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July 26, 2021

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Can Las Vegas meet NFL’s demands for hosting a Super Bowl?

Committee explores what would it take to bring large-scale sporting events to town

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Raiders Las Vegas Stadium Peristyle End Stage Rendering

Las Vegas is well regarded for successfully hosting marquee events, everything from championship fights and the NBA Summer League, to the Miss Universe Pageant and other entertainment events on the Strip.

So what would it take to bring large-scale sporting events like the Super Bowl, Final Four and the College Football Playoff to the new Las Vegas stadium?

The requirements to host the Super Bowl and other big events at the $1.8 billion, 65,000-seat venue was a focal point of Wednesday’s meeting of the Southern Nevada Sports Events Committee.

As the panel of experts went through the bevy of requirements, Las Vegas seemed to be an ideal city to land a major event once the stadium opens in 2020. Take the Super Bowl, for instance.

The group said requirements for the NFL championship include: Stadium capacity of 70,000 fans (the stadium can expand to that); climate controlled stadium if average temperature falls below 50 degrees; modern stadium amenities; hotels equal to 35 percent of stadium capacity within an hour drive; cost-free use of stadium, parking (35,000 spaces) and complete control of all structures on stadium grounds for 54 days (30 days before Super Bowl, 24 days after).

Additionally, the host city would need to be able to accommodate ancillary events, including: Super Bowl Boulevard, the NFL Experience (750,000 visitors over 10 days), a 400,000-square-foot space for NFL Tailgate Party, among others. Las Vegas would first be able to host the Super Bowl in 2025.

Utilizing partnerships with major resorts would be key in Las Vegas’ potential bid, said panelist Adam Kerns, director of Conventions, Sports and Leisure International. He addressed the 19-member committee put together by Gov. Brian Sandoval.

“Aligning yourself with various casino operators for events or creating special things around some of the properties on the Strip and utilizing some of those relationships to enhance the value for the participants,” Kerns said. “Whether it be the hosts of the events and treating to the best the city has to offer.”

Aside from facilities, ease of travel to and from the destination, the city’s experience in hosting large events, availability of event space and the attractiveness of the destination were noted as key elements in Las Vegas’ favor.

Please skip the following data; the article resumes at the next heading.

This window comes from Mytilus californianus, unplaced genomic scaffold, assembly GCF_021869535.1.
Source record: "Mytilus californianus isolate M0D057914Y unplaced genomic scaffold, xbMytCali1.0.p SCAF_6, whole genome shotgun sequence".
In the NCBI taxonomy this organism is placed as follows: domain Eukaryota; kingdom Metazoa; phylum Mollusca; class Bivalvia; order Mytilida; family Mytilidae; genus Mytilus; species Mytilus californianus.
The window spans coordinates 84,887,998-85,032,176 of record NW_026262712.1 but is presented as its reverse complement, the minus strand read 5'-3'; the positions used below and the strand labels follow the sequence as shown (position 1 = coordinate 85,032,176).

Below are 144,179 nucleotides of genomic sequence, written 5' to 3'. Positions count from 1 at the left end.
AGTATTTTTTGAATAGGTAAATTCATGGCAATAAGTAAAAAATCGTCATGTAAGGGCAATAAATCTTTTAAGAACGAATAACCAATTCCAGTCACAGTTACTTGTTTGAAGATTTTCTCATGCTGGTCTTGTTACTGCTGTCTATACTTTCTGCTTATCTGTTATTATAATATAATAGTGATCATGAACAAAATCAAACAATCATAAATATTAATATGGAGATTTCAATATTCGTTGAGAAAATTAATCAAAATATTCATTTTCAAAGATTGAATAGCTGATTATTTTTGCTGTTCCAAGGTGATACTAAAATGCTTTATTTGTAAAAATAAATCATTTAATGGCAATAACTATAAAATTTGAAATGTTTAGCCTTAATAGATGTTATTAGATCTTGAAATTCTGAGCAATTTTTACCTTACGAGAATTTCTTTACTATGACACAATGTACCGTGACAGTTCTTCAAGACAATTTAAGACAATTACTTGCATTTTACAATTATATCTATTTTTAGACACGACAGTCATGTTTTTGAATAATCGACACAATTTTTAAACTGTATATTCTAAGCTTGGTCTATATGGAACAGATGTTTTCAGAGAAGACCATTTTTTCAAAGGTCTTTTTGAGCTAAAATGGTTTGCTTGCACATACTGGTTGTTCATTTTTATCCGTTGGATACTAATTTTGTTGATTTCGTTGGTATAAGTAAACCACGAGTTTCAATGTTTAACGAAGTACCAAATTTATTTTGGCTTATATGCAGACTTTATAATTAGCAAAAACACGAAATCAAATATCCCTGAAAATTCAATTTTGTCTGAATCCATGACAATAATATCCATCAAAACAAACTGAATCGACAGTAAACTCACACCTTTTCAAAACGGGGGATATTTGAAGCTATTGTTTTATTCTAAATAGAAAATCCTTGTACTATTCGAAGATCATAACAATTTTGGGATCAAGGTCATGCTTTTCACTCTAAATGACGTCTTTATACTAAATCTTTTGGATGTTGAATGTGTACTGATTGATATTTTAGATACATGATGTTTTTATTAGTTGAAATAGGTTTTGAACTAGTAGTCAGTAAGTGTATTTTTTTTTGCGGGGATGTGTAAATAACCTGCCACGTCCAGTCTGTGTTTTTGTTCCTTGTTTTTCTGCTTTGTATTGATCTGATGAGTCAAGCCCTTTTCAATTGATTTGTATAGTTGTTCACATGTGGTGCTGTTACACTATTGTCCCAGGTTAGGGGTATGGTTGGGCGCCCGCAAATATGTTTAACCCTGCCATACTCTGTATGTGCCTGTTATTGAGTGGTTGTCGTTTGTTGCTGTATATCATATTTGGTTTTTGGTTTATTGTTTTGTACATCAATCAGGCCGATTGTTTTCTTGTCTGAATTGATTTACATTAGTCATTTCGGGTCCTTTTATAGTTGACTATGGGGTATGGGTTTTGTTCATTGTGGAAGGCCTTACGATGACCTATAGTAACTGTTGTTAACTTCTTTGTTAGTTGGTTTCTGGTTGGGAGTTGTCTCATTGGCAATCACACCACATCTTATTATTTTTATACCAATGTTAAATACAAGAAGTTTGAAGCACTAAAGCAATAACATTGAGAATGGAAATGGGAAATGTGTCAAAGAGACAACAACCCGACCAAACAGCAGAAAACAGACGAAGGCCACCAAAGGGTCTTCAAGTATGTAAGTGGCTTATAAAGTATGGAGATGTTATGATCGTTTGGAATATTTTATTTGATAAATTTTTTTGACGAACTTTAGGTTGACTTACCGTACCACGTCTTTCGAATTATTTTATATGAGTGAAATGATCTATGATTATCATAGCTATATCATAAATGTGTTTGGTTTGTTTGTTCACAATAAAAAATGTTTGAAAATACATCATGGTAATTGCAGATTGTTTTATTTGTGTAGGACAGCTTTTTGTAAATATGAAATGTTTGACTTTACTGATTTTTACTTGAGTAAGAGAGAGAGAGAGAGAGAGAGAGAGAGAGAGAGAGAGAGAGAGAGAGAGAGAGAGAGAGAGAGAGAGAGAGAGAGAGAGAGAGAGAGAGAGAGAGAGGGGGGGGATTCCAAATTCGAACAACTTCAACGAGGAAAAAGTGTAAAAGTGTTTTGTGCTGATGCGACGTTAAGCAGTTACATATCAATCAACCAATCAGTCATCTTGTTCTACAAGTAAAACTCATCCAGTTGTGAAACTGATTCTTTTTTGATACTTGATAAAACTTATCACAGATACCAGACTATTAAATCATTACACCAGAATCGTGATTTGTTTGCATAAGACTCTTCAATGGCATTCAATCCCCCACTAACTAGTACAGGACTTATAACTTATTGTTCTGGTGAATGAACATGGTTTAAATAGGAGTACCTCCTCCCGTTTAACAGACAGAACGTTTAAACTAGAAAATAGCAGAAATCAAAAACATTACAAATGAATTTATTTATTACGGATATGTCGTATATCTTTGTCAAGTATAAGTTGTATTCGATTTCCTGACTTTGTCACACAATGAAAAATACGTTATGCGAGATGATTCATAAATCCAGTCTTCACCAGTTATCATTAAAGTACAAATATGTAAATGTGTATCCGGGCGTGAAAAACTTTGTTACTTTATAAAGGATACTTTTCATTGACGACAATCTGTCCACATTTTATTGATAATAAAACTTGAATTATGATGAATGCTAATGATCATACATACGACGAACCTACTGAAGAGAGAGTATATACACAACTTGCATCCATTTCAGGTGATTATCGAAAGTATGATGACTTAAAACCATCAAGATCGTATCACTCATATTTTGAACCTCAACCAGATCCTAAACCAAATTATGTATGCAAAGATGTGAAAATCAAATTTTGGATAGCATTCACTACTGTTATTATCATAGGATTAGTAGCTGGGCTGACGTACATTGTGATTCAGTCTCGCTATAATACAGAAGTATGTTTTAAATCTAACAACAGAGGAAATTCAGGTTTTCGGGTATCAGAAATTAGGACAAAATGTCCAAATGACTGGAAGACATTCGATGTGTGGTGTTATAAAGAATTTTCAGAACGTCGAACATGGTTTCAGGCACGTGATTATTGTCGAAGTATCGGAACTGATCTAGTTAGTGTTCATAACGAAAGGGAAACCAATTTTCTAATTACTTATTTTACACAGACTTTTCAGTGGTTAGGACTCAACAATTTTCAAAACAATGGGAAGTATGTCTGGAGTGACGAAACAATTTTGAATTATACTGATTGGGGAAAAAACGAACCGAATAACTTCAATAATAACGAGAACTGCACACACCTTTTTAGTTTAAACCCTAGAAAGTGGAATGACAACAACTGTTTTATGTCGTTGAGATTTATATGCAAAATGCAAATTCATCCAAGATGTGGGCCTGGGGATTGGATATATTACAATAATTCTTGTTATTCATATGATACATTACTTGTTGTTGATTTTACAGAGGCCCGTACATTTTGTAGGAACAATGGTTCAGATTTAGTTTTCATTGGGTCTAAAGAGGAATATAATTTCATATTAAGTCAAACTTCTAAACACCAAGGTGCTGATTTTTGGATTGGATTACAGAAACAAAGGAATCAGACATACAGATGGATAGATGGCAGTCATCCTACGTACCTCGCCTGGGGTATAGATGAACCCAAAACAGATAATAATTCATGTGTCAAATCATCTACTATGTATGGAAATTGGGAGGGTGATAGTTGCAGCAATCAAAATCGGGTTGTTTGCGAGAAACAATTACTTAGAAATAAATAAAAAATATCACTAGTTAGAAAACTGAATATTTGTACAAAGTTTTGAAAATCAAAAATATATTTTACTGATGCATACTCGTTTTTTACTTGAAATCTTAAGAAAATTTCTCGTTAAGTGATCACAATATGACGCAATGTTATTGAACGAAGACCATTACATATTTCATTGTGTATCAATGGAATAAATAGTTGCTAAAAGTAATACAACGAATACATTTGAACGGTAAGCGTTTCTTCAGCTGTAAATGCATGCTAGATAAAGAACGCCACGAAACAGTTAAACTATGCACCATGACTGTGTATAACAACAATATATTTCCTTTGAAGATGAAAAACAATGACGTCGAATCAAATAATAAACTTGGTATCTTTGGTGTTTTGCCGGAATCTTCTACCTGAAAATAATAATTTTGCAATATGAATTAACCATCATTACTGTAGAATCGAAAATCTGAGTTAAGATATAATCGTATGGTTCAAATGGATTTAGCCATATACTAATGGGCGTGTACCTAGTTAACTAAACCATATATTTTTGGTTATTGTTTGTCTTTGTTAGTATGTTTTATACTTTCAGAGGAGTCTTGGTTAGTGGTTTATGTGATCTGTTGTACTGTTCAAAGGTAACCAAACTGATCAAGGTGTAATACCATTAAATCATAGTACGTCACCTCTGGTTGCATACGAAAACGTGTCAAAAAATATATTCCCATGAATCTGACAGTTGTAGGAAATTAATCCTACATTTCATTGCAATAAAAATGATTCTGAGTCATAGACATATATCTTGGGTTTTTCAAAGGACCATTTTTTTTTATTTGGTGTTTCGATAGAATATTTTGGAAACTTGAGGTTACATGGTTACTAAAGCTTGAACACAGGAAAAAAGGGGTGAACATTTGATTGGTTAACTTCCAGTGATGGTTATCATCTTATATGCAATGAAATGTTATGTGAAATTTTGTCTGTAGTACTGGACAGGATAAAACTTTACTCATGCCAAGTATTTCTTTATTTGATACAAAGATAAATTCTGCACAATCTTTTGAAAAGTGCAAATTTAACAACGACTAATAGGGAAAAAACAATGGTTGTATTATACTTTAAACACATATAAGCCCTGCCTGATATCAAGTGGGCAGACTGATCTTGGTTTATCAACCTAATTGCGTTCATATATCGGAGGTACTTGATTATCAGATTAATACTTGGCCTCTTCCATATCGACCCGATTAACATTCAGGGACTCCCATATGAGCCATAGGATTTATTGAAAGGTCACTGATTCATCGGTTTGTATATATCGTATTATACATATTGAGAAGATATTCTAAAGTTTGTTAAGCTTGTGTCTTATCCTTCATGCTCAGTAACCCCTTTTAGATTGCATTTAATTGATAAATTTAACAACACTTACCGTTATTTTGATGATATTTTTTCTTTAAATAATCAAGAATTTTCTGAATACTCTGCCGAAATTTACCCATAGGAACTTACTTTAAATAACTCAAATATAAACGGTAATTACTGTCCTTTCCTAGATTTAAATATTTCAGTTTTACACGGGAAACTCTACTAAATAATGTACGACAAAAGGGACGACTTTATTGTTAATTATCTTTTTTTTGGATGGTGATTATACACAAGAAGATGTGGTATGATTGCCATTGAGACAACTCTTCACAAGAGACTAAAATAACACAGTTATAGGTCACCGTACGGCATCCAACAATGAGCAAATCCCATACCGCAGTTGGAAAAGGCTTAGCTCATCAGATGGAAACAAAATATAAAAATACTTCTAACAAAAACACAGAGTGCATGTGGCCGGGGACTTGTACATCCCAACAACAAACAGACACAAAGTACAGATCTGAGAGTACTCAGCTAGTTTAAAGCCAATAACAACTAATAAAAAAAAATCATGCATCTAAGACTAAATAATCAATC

The lack of parking at the stadium, with a little over 2,700 spaces on site, and around 12,000 spaces offsite, wouldn’t deter the NFL from bringing the “big game” to Las Vegas, said Brian McCarthy, an NFL spokesperson.

A lack of parking didn’t hinder Minnesota from hosting the 2018 Super Bowl. Its new US Bank Stadium has less than 300 on-site parking spots, according to the Raiders parking study. In Atlanta, which will host the 2019 Super Bowl, there’s just 2,382 on-site spots.

“It has not been an issue when owners consider where upcoming Super Bowls will be played,” McCarthy said. “A lot of these fans will be coming from out of town, and will not necessarily have a vehicle to park and the many different groups coming in generally arrive by public transportation, or walk.”

Although specifically not addressing Las Vegas, McCarthy said the amount of hotel and event space within a stadium’s vicinity is a plus.

“Certainly, hotel space and then venue space do play into what event planners look for in big events,” he said.

The Las Vegas Valley has almost 150,000 hotel rooms, according to the Las Vegas Convention and Visitors Authority, and millions of square feet of event space within driving distance of the stadium.

The host committee’s budget to bring a Super Bowl to Las Vegas could be $40 million to $60 million, said panelist Frank Supovitz, a former NFL employee who helped write Super Bowl bid packages. The NFL would control most of the revenue from the event — ticket sales, concessions, merchandise, etc.

Yet, the upfront cost is well worth it — Minnesota reportedly made $300 million last year, not to mention the enormous week of free advertising for the city.

It welcomed 125,000 visitors, each of whom spent $625 per day on food and entertainment.

“The economic impacts associated with these sorts of events is significant,” Kerns said. “It generates incremental visitors to come to the area … we’ve studied it, we’ve surveyed it, and they have a positive impact on the community.”